If you have diverticulitis, you already know how painful and financially draining it is to deal with daily. What you may not know is you can file for VA disability for diverticulitis and obtain the stellar legal assistance you deserve.
It’s called the silent disease because many veterans that are disabled by it don’t want to tell anyone they have it.
It’s not uncommon for veterans to experience gastrointestinal diseases. Many times the gastrointestinal diseases are due to service-connected experiences.
These cases often depend on your condition and what you’re not earning because of your disability. Read on to learn more about VA disability for diverticulitis. There are twelve simple steps you can take to apply for your VA disability, but you can take a big first step by reading this article to find out how you can proceed.
In this article about diverticulitis VA disability benefits:
- VA Disability for Diverticulitis
- What is Diverticulitis?
- The VA and Diverticulitis
- The 12 Easy Steps in Applying for VA Disability for Diverticulitis
- #1 Seek a Free Legal Consultation
- #2 Application Process
- #3 The Diverticulitis Questions
- #4 Legal Team Assigned
- #5 Secondary Medical Conditions
- #6 The Custom Legal Review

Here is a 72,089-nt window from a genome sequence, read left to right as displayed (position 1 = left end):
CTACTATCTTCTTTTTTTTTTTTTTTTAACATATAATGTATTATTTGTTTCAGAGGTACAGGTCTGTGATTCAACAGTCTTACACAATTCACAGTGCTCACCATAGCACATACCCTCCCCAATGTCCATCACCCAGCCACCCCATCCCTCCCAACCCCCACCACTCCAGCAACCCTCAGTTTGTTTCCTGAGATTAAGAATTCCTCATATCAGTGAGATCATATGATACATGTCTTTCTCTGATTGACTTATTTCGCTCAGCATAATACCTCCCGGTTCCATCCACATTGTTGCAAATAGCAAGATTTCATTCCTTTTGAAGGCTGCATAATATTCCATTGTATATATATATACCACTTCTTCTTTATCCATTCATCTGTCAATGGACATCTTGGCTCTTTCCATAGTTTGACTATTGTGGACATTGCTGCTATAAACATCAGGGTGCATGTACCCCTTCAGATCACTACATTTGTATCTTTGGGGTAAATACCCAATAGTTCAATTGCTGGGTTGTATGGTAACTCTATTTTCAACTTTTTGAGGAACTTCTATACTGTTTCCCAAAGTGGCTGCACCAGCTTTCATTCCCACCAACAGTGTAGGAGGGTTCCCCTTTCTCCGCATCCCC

- #7 Additional Tests Needed
- #8 Impact on Ability to Work
- #9 Functional Impact
- #10 The First Legal Step is Made Together
- #11 More Evidence Required
- #12 Your Last Step
- Your Way Forward
VA Disability for Diverticulitis
Filing for VA disability for diverticulitis has clear benefits you need to know about if your gastrointestinal disease is related to your time in service.
There are several types of service connections that a veteran can pursue. In general, your direct service connection as a veteran requires the following:
- An illness, event or injury that occurred while in-service
- A diagnosed gastrointestinal disease that’s ongoing
- A medical nexus that links your gastrointestinal disease to a particular in-service occurrence
Some veterans have discovered their gastrointestinal in-service event is related to their exposure to environmental toxins. Other veterans have found their gastrointestinal in-service event is related to an injury or experience while performing their duties. It is important to know your gastrointestinal illness and how it’s connected to your in-service event or injury.
What is Diverticulitis?
Diverticula are small, billing pouches that are in the lining of your digestive system. They are usually in your colon or large intestine.